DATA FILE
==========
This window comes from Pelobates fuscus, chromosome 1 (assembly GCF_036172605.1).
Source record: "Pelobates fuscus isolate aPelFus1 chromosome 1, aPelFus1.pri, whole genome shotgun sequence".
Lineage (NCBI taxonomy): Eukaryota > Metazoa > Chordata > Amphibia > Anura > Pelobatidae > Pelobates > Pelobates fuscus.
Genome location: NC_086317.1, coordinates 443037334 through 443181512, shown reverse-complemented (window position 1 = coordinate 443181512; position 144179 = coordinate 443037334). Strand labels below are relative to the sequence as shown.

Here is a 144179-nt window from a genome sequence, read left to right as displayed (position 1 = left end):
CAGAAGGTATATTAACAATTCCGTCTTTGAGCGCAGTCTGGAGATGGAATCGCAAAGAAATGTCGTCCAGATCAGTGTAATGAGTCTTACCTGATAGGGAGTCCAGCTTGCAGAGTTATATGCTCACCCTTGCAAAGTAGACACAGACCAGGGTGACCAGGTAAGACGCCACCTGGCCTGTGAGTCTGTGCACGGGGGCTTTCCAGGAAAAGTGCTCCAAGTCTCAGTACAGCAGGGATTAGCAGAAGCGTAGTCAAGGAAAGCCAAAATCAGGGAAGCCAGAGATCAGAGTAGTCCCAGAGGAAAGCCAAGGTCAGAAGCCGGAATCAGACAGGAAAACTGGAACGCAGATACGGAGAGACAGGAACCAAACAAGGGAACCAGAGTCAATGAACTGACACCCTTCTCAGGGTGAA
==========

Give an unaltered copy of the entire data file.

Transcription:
This window comes from Pelobates fuscus, chromosome 1 (assembly GCF_036172605.1).
Source record: "Pelobates fuscus isolate aPelFus1 chromosome 1, aPelFus1.pri, whole genome shotgun sequence".
Lineage (NCBI taxonomy): Eukaryota > Metazoa > Chordata > Amphibia > Anura > Pelobatidae > Pelobates > Pelobates fuscus.
Genome location: NC_086317.1, coordinates 443037334 through 443181512, shown reverse-complemented (window position 1 = coordinate 443181512; position 144179 = coordinate 443037334). Strand labels below are relative to the sequence as shown.

Here is a 144179-nt window from a genome sequence, read left to right as displayed (position 1 = left end):
CAGAAGGTATATTAACAATTCCGTCTTTGAGCGCAGTCTGGAGATGGAATCGCAAAGAAATGTCGTCCAGATCAGTGTAATGAGTCTTACCTGATAGGGAGTCCAGCTTGCAGAGTTATATGCTCACCCTTGCAAAGTAGACACAGACCAGGGTGACCAGGTAAGACGCCACCTGGCCTGTGAGTCTGTGCACGGGGGCTTTCCAGGAAAAGTGCTCCAAGTCTCAGTACAGCAGGGATTAGCAGAAGCGTAGTCAAGGAAAGCCAAAATCAGGGAAGCCAGAGATCAGAGTAGTCCCAGAGGAAAGCCAAGGTCAGAAGCCGGAATCAGACAGGAAAACTGGAACGCAGATACGGAGAGACAGGAACCAAACAAGGGAACCAGAGTCAATGAACTGACACCCTTCTCAGGGTGAA